Many of us are old enough to remember the days of typewriters and rotary-dial phones.  (My first two books were originally typed on a manual typewriter!)  But I fear our numbers are dwindling.  What kind of things will our children and grandchildren never experience?  Kind of like how we (and often our parents) never experienced travel in a horse-drawn covered wagon, homes without indoor plumbing or electricity, and travel from Kalispell to Eureka taking days rather than under two hours.

Right now our well is working again, after the second reboot.  But I don’t take that water in my sink or shower for granted anymore.  I realize it could disappear any day now.

I think the timing of this wake-up call event was good, with Thanksgiving just around the corner.  I have a lot more things to be thankful for than I realized, and I hope to stop taking them for granted.

Speak Up to Get Read!

by Barbara Schiffman

Comedian Jerry Seinfeld has been quoted as saying, “According to some studies, people’s number one fear is public speaking. Number two is death… This means to the average person, if you go to a funeral, you’re better off in the casket than delivering the eulogy.”

If speaking in public feels worse than dying, it’s no wonder most writers hate to talk about their work or themselves. Writers prefer sharing their thoughts and stories on paper or electronic devices, over pitching to agents, editors, or producers, and being interviewed at book signings or conferences.

This used to be true for me, until I learned how essential it is to speak up to get read.

As a screenwriter and creative producer in Hollywood, I often needed to “pitch” one-liners or brief story synopses to agents, directors, or producers. I was also a panelist at writers conferences and was interviewed on podcasts about my personal development books.

To learn to Speak Up without a pounding heart and hoarse voice, I found support:

In the mid-1990s, I attended the entertainment career accelerator program Flash Forward. It included activities and tools for achieving a big career leap in only 4 weeks that would normally take a year. For me, this was getting my scripts optioned, which required getting them read by as many people as possible, a terror-provoking task. FYI, I produced a staged reading of one script and got a new agent who got it optioned!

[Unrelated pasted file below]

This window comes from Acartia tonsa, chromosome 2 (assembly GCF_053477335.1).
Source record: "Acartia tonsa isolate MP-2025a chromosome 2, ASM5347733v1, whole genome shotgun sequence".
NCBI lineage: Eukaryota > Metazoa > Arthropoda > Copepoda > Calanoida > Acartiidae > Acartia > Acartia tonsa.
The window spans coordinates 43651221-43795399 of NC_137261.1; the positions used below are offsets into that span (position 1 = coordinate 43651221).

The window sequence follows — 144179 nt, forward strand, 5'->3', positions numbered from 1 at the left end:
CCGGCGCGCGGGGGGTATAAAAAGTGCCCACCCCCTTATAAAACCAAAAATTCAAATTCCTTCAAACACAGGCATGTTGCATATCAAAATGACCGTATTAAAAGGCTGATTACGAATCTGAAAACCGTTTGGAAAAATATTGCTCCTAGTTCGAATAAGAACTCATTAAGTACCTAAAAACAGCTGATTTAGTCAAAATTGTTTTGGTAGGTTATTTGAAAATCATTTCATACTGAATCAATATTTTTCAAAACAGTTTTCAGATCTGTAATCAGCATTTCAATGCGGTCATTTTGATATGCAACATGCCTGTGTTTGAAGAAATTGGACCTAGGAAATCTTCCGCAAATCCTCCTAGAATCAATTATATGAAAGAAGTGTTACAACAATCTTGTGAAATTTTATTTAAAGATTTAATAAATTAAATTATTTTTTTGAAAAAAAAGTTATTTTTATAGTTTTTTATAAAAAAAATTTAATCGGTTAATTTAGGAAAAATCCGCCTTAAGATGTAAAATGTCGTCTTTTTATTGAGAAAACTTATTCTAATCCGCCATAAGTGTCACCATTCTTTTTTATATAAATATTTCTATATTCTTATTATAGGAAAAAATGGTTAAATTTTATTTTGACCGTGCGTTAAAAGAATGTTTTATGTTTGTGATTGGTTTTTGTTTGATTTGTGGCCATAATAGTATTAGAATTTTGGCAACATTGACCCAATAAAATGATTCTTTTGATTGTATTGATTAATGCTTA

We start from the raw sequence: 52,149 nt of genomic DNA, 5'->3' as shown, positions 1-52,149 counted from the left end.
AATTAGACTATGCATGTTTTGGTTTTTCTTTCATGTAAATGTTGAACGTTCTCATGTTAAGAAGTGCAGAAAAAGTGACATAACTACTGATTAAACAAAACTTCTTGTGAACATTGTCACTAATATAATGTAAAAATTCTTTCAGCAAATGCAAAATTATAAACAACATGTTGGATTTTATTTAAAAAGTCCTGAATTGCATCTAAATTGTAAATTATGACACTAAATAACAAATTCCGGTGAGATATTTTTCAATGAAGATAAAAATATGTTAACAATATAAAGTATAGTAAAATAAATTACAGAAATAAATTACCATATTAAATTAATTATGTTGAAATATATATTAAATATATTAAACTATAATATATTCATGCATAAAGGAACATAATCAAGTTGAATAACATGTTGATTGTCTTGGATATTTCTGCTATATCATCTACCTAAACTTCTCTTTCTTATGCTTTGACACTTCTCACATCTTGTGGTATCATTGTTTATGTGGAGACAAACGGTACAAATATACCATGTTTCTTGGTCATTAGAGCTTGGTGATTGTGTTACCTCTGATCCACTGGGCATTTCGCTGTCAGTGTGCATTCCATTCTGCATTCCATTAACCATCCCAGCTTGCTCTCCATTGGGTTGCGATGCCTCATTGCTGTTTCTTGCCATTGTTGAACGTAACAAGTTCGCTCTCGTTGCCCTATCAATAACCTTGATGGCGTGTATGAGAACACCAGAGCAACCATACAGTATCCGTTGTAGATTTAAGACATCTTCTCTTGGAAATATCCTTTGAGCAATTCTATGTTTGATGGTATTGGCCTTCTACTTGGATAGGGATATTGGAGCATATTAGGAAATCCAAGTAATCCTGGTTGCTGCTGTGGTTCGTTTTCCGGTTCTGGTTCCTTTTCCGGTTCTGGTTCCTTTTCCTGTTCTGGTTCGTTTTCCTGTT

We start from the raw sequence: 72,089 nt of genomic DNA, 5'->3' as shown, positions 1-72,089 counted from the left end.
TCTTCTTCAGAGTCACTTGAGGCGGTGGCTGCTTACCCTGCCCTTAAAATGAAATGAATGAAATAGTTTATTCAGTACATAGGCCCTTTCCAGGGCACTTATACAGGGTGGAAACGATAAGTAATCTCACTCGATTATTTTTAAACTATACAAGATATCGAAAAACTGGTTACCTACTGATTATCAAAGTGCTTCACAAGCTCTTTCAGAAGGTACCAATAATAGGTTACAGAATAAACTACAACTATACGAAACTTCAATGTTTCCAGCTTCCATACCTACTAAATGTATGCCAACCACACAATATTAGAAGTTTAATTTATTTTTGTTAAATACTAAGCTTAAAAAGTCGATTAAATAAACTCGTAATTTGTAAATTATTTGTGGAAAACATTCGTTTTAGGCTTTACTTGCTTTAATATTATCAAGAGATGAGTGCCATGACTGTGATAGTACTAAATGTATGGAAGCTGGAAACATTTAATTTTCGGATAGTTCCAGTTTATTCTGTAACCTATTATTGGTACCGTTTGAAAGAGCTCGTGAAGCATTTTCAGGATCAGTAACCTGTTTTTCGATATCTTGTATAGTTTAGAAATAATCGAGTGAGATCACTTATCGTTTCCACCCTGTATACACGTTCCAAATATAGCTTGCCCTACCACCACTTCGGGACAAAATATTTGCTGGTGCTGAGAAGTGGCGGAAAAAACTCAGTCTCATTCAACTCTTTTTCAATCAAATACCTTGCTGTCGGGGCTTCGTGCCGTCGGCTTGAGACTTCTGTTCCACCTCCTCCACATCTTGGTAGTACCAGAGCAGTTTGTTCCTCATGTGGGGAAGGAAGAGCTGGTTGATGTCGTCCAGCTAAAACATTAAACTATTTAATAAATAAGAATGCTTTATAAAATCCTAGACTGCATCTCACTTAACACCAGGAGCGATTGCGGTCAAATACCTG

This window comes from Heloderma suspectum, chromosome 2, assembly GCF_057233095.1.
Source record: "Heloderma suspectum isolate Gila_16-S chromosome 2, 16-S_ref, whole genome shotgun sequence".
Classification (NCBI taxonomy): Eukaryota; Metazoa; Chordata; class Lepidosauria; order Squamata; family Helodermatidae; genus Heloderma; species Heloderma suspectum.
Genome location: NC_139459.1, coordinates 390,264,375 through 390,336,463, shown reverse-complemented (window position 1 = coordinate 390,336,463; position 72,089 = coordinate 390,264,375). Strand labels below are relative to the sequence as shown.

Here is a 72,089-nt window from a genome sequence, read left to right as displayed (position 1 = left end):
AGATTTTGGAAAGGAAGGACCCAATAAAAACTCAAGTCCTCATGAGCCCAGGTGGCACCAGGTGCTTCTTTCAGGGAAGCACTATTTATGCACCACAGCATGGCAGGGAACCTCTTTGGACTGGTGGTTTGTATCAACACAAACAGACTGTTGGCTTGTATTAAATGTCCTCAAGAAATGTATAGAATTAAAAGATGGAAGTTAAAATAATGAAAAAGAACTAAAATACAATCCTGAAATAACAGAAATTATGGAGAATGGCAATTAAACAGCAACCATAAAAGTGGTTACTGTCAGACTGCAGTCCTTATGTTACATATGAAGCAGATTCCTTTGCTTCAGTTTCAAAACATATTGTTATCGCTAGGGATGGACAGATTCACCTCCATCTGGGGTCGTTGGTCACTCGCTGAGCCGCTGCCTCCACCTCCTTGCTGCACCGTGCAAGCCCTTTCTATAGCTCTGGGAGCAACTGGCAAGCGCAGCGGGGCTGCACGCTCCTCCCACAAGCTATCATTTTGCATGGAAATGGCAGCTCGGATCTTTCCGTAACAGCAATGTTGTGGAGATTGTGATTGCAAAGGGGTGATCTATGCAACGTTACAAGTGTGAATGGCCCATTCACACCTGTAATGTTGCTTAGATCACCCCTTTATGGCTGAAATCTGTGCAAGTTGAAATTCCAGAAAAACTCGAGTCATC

In 2004, I joined the popular speaking education organization Toastmasters International. In 2006, I co-founded the first Toastmasters club specifically for creative writers; it’s still going strong and now open to non-LA writers via Zoom. I also recently found a new Zoom-only global Toastmasters club for writers (for info on either, email me at MontanaScreenwriting@gmail.com).

Toastmasters is slanted towards business presentations but also offers support for storytellers. My favorite Toastmasters tool is their impromptu speaking exercise Table Topics. Designed to practice thinking and speaking on the spot, you get 2 minutes to speak about an unexpected topic without preparation. I find this fun and invigorating, and am now comfortable “making it up” as I speak.

Preparing speeches in advance and delivering them without notes is harder for me. But I’m in good company; Mark Twain, who sold his books via public speaking tours, said, “It usually takes me more than three weeks to prepare a good impromptu speech.”

Prepping a pitch is easier with a template for structuring what you might say. I’ve taught multiple pitch formulas at writing workshops that can be customized. A good pitch, aka “logline,” is basically your story in 30 words or less. It’s best to tailor your pitch depending on whom you’re talking to, what type of script or book they seek, and how many minutes you have to interest them in reading yours.

The shortest pitch template is What if…”What if a boy discovers an extra-terrestrial whose spaceship crashed and can’t get home (the film “E.T.”)? What if a slick-talking lawyer vows to his son he’ll tell the truth for 24 hours to prove he can be trusted (the film “Liar Liar”)? What if your narcissistic wife mysteriously disappears on your anniversary and you’re suspected of killing her (the novel and film “Gone Girl”)?